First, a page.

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Lab Members

Principal Investigators

Minsoo Kim
Minsoo Kim, Ph.D.
Phone: (585) 276-3917
Email Minsoo
Research Interest: Innate and adaptive immune responses and cancer immunotherapy
Jim Miller
Jim Miller, Ph.D.
KMRB 3-9649
Phone: (585) 275-9698
Email Jim
Research Interest: Molecular and cellular events that regulate T cell signaling and activation
Nozomi Nishimura
Research Interest: How the vasculature, immune, inflammatory systems and cells native to a tissue interact in disease states.
Patrick Oakes
Research Interest: Using high resolution quantitative microscopy and bioengineering approaches to probe mechanical interactions in cellular processes
David Topham
David Topham, Ph.D.
KMRB 3-9631
Phone: (585) 273-1403
Email David
Research Interest: Multiple roles of virus-specific Band T cells in determining the outcome of viral infection of the respiratory tract. Long term protective effect of immunological mechanisms.

Faculty

Steve Georas
Steve Georas, M.D.
Professor
KMRB 2-9617
Phone: (585) 275-4861
Email Steve
Research Interest: Defining molecular pathways by which allergens and particulates activate epithelia and dendritic cells in the lung immune system
Kihong Lim
Kihong Lim, Ph.D.
Research Assistant Professor
Phone: (585) 273-1435
Email Kihong
Research Interest: Innate immunity in influenza infection, Regulation of immune responses via trail formation
Juilee Thakar
Juilee Thakar, Ph.D.
Professor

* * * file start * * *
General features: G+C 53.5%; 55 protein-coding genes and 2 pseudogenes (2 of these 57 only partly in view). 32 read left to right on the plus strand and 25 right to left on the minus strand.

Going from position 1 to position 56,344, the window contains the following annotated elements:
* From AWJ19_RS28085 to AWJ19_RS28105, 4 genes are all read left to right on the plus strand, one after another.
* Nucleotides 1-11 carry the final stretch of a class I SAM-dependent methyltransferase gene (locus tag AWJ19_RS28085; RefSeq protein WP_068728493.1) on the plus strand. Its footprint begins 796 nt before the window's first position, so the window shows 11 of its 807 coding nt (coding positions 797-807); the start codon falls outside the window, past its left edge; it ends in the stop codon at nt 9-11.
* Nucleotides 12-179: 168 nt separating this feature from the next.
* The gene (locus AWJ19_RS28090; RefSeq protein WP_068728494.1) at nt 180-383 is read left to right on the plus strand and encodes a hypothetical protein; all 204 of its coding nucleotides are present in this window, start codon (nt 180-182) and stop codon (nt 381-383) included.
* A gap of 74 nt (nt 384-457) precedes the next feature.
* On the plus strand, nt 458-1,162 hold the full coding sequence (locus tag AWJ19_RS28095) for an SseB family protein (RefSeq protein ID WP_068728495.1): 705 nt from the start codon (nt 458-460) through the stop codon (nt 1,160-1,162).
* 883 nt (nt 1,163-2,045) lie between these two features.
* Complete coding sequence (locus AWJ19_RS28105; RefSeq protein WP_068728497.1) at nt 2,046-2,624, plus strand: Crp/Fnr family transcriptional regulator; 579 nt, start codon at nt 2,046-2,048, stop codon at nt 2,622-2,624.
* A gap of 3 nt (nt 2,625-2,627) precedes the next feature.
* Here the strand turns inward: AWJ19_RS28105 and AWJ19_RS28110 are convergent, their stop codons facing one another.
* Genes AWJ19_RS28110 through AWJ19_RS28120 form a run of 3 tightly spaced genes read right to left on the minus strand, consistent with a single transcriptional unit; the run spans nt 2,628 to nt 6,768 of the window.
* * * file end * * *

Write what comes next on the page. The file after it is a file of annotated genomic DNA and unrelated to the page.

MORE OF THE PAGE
KMRB 3-9611
Phone: (585) 276-6925
Email Juilee
Research Interest: Systems approach utilizing bioinformatics, and dynamic modeling tools to study immune response to infections and vaccination.

Postdoctoral Scholars

Raj Kumar Mongre
Raj Kumar Mongre
Postdoctoral Associate
Research Interest: Host inflammatory responses that regulate sepsis prognosis

Research Staff

Emily Billotti
Emily Billotti
Center Administrator
Erin Lee
Erin Lee
Sr. Information Analyst
Phone: (585) 273-1400
Kris Lambert Emo
Kris Lambert Emo
Technical Associate II
KMRB 3-9852
Phone: (585) 273-1408
Research Interest: We propose to develop primary mouse airway epithelial cell organoids. These will be infused with activated and memory CD8 OT-I T cells as an in vitro model of the airways to study motility. Organoids offer several advantages such as the ability to use genetically engineered epithelial cells as well as Tcells, they are optically transparent, and we seek to gather higher resolution imaging and fine measurements of T cell/EC cell behaviors related to motility that are difficult or impossible to obtain in vivo.
David Oleksyn
David Oleksyn
Technical Associate I